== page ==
# What Analytics in Math Games About Fractions Can Show Us

# What Analytics in Math Games About Fractions Can Show Us

April 18, 2020

## What Aspects of Fractions Do We Struggle With Most?

We live in exciting times, in which technology offers new ways to learn about content like fractions, assess our knowledge of fractions, and study our aggregate successes and failures with these fraction exercises.

A lot of research has been done to investigate the specific misconceptions that occur when people learn about fractions. For example, in this study ^{1} on errors in fraction addition, three common mistakes were identified:

- Simply adding the tops (numerators) together and the bottoms (denominators) together is the most common mistake by students.
- For example, ½ + 3/5 would equal = 4/7

- The crossed multiplication strategy: “students multipied the numerator of one fraction by the denominator of another fraction”
- for example: 1/6 + 2/6 = 8/7

- The crossed-addition strategy: where students “added the numerator of one fraction by the denominator of another fraction”
^{1}- 1/6 + 2/6 = 8/7

Traditional learning tools such as textbooks or videos can correct these errors, but if we are to improve our collective understanding of fractions, we'll need better tools for studying the learning content itself.

## How Can We Assess Our Understanding of Fractions?

One such experimental venture can be found in this little web-based text game called 'Fractions Excerpt' I've designed to explore the aforementioned fraction problems. This game is an excerpt from a game I am currently working on. It demonstrates the potential data these sorts of games can generate.

A misunderstanding like this is addressed in ‘Fraction Experiment’ with semantic questions like:

- "I must add all the right hand side fractions together. To add two fractions together…"
- "the numerators have to be equal, because you can only add parts cut to the same size"
- "the denominators have to be equal, because you can only add parts cut to the same size"
- "the numerators have to be equal, because you can only add fractions that have the same numeric value"
- "the denominators have to be equal, because you can only add fractions that have the same numeric value"

Or with this more technical question, where the formula for fraction addition must be identified.

Games are virtual environments in which every variable is known and can be changed, and every player choice can be measured. Players are presented with information about the problem, and given a set of virtual tools with which to solve it. With analytics (anonymized of course), we gain access to an entirely new kind of dataset on how changes in the virtual environment help players learn.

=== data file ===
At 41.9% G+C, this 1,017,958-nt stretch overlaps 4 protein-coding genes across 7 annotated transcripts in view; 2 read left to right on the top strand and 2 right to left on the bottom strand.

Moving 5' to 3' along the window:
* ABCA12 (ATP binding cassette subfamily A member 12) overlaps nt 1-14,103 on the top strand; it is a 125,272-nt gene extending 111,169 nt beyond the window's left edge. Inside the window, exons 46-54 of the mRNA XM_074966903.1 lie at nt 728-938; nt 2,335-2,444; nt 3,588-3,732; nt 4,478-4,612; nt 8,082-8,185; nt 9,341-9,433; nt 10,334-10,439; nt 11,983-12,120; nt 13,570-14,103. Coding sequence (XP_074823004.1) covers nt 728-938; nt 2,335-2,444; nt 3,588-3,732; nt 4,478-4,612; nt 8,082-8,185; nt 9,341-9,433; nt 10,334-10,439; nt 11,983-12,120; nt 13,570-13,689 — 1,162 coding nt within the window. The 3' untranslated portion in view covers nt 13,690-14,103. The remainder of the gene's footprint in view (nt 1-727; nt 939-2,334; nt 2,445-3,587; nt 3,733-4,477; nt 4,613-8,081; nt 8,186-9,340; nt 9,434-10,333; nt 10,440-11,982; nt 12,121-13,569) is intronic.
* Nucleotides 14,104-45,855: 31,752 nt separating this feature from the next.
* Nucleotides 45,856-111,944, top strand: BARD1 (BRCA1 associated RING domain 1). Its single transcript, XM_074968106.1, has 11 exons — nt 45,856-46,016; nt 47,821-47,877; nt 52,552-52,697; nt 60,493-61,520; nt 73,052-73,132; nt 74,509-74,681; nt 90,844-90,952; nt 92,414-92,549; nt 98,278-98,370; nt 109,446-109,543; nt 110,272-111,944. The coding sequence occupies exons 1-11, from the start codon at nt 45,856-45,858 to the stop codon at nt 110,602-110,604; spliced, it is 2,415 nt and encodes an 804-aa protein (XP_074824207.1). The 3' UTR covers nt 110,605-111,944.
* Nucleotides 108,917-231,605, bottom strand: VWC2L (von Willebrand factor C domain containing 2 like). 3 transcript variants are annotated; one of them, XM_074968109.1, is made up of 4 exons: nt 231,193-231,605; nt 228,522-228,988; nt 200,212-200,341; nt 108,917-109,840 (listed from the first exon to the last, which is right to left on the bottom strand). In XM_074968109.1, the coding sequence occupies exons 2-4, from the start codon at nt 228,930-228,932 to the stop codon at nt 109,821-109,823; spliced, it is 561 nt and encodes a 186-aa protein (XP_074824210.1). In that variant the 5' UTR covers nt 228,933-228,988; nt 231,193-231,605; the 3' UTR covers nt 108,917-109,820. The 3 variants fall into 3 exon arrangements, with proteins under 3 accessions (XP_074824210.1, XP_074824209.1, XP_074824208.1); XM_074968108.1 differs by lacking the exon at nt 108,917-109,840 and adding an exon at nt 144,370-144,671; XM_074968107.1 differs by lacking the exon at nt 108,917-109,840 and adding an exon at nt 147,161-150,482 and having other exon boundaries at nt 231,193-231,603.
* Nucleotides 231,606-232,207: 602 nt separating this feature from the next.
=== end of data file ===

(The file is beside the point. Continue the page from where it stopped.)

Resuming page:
This creates the possibility of optimizing these questions for players. If a particular misunderstanding is identified, why not have them go through a specially designed game section to explore that misunderstanding, in the hope of creating a 'Eureka!' moment? Which questions are most likely to generate 'Eureka!' moments, and which undermine such moments? Below I show some of the insights that can be garnered from this experiment of a math game about fractions.

## What Can Data From Math Games About Fractions Show Us?

Thanks to modern analytics, every action in a virtual environment can be measured. This holds two key benefits. The player gets instant feedback, and a detailed performance report at the end of their strengths and weaknesses within the game. Because games are challenges, they can reveal where a person's knowledge is incomplete. The measurements can also be anonymously aggregated to gain insight on the learning tools themselves. Which questions do people answer incorrectly the most? Are there any clusters of questions that players get wrong together, pointing to a specific misunderstanding in the player? What does the length of time spent on each question tell us about our understanding of fractions in math?

## What Are The Weaknesses Of Analytics Based Datasets From Math Games?

The necessary anonymity of the data does raise some questions about the data’s validity, which I explore here (coming soon). Additionally, I explore the challenge and opportunity provided by current technologies ability to collect and analyse data simultaneously here (coming soon). Both remain open problems with these live experiments. Yet the experiments are still interesting to run, however valid the data they produce is.

I do not know the full potential of what analytics and learning have to offer, but a good place to start is...

## What Kinds of Questions Can Analytics Answer?

Google Analytics is quite limited in the kinds of questions it can answer. All analysis is done by grouping measurements together, then segmenting and analyzing any differences with dimensions and metrics. One question type it can handle is, if players answer a question about their favourite colour, and I group them by their answers, do these groups have a different average final score?

I structured this game to ask 3 questions of this kind:

- Does a players favourite color have any correlation with their final score?
- Does highlighting key words influence the final score?
- Does their choice of method in adding fractions together (where 3 of the 4 options are viable), have any correlation with their final score

P.S: All data from before April 20th was just me testing the event dimensions and metrics, so it says nothing of value about learning. Though it does show the technology works at least!

#### Bibliography

1: Herani Tri Lestiana, Rejeki Sri, Setyawan Fariz, *Identifying Students’ Errors on Fractions*, (Journal of Research and Advances in Mathematics Education, ISSN: 2503-3697 / e-ISSN: 2541-2590 Vol. 1, No. 2, 131-139, July 2016)

More information about these reports can be found here